You can compare this view with the photo below that I took last year.
at-alma

The westward bike lane continues until it ends at the parking lot for Jericho Beach, and the connection to the Seaside Trail.
tojerichoatjericho

The seaside trail is a mixed use gravel trail that goes all the way to Spanish Banks, and ends at the hill on NW Marine Dr that leads up to the UBC Campus.
seaside For you Michiganders out there, think really good chip seal with a great view of the beach and mountains.

Going back to Alma and heading east, here is the first of several islands that indicate the direction of flow of traffic. I didn’t keep track of which way you were supposed to drive along Pt. Grey, but it seemed to me that the direction reversed at least once, and that local residents were still able to drive in both directions in some sections. There were certainly places where there were cars parked pointed in both directions.pg1

Sharrows in this narrow section.
pg2pg3

Again, compare to last year.
OLYMPUS DIGITAL CAMERA

This year.
pg4

Last year.
OLYMPUS DIGITAL CAMERA

Just short of MacDonald, we start seeing a major change to a protected bidirectional lane.
pg5

Here is the intersection with MacDonald, looking back west.
atmcdonald

Compare this with last year.
atmcdonald

Or this Google Map view that hasn’t been updated.
macdonaldold

At Stephens St, the intersection is beautifully finished.
stephen1

Looking north.stephen2

View from across Pt. Grey, with cyclist push button.
stephen3

As I approach the intersection with Trafalgar, you can see that the concrete median has lowered sections to accommodate the driveways of the houses on the north side.
cw1

From this map, you can see that cyclists are expected to turn left, rather than to continue on straight on Cormwall Ave.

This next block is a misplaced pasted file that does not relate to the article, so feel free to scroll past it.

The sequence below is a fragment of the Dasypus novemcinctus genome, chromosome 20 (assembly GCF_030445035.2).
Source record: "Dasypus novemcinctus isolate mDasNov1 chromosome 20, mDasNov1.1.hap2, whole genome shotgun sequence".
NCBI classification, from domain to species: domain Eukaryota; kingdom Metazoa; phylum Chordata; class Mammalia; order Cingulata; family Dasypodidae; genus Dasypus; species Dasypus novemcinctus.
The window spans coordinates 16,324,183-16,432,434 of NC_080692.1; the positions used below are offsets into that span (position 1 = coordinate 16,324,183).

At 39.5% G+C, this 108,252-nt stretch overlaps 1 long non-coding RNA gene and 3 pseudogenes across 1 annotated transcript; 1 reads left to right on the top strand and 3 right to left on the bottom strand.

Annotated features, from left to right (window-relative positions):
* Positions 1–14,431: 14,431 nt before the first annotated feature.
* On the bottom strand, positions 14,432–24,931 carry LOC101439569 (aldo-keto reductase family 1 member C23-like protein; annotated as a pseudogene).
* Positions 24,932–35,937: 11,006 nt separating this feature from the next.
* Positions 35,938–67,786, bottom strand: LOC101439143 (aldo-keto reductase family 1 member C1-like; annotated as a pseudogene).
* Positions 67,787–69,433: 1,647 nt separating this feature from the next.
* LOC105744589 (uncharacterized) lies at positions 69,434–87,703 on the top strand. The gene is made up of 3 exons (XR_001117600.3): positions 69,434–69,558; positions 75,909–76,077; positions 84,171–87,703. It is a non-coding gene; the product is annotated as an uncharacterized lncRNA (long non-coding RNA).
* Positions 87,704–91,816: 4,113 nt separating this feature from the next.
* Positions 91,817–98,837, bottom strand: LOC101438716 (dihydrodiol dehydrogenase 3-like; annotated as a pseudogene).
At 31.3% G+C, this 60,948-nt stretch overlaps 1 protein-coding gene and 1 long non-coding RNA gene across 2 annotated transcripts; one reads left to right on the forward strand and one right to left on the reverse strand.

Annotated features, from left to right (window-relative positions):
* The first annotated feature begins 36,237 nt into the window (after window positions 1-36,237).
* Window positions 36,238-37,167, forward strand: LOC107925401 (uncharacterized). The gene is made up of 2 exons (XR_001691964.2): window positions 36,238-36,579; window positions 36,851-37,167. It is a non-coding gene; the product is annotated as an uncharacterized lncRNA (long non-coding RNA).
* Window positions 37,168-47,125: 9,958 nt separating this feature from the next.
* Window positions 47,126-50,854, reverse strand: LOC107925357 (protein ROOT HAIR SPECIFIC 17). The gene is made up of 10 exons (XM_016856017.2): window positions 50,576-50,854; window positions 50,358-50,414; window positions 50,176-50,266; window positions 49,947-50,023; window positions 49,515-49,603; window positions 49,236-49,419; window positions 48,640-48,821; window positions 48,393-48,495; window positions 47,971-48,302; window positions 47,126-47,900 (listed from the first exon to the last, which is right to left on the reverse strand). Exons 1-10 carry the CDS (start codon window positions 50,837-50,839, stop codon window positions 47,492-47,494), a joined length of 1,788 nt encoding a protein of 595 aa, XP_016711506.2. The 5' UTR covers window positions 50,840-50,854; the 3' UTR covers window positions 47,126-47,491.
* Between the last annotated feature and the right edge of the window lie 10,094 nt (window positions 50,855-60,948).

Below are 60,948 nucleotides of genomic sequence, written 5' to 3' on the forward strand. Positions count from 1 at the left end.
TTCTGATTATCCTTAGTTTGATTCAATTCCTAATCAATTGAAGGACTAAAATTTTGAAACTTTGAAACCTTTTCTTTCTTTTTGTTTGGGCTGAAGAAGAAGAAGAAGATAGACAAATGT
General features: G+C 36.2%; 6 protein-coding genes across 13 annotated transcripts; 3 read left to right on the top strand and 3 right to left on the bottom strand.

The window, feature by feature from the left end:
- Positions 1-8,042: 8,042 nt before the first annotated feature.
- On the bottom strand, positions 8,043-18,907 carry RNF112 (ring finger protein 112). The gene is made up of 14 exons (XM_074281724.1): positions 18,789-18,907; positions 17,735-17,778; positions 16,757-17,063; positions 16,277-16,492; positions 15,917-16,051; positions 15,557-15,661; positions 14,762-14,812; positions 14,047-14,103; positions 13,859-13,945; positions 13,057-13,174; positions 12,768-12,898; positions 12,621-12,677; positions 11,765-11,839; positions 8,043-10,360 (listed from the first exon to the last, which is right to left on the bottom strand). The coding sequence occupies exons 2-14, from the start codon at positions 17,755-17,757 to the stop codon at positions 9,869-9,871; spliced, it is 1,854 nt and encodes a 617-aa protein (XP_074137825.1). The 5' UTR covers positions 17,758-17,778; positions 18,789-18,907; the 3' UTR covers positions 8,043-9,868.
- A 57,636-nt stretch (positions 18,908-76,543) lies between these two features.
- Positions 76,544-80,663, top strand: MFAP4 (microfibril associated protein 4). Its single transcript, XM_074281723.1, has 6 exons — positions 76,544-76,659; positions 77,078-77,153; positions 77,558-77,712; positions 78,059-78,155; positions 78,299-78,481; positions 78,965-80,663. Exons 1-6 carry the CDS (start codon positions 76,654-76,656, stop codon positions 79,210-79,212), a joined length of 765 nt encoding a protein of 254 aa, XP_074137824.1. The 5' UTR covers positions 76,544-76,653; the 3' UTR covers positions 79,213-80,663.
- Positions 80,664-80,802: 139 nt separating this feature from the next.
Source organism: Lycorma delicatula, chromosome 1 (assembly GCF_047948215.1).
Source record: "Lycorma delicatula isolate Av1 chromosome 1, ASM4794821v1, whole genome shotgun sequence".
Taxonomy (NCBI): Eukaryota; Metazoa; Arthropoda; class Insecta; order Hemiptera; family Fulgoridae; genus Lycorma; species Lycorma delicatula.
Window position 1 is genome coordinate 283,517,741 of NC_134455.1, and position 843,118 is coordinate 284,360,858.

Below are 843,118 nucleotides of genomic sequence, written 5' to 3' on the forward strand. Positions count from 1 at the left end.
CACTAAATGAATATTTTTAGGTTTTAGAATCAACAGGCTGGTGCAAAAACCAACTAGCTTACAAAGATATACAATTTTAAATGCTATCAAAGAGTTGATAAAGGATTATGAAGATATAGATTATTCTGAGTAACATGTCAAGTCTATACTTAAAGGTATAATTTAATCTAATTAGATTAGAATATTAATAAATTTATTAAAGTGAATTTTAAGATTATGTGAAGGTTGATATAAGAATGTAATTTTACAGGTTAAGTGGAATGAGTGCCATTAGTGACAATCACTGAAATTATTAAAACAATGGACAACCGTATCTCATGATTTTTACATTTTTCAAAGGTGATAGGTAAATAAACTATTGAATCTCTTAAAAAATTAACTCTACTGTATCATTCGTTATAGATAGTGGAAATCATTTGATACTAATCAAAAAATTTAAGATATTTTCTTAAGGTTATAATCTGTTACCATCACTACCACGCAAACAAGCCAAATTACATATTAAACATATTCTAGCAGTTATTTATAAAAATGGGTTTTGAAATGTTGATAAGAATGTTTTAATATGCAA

mapcw2

Compare to this Google Map View.
trafalgarold

This short section of residential Pt. Grey is very quiet.
cw3

At Kits Beach, bikes are routed onto what used to be a sidewalk on the north side of Cornwall Ave.
cw4

This is rather unfortunate as there are many opportunities for pedestrian/bike conflict, especially with the heavy foot traffic to the pool and the beach.
cw5

Just past this section, we are routed through a parking lot!
cw6 Perhaps the sections along Cornwall were the hardest to resolve to the satisfaction of all parties, but I don’t think that the current solutions are optimal.

More experienced cyclists will simply choose to use Cornwall Ave as they have in the past.
cw7

On balance, the Greenway does do what it was intended. In conjunction with the extensive revisions at the south end of the Burrard St. bridge, there is now a safe, mostly protected bike route all the way from downtown to Kits and the beaches further west. It certainly seems to be attracting more families and tourists on bikes out this way.
family

It also certainly benefits the very fortunate residents of Pt. Grey Rd since it must be much easier for them to back their cars out from their driveways with the absence of traffic. I expect that those like Nelson Skalbania, David Suzuki and Chip Wilson will see their property values shoot up even further.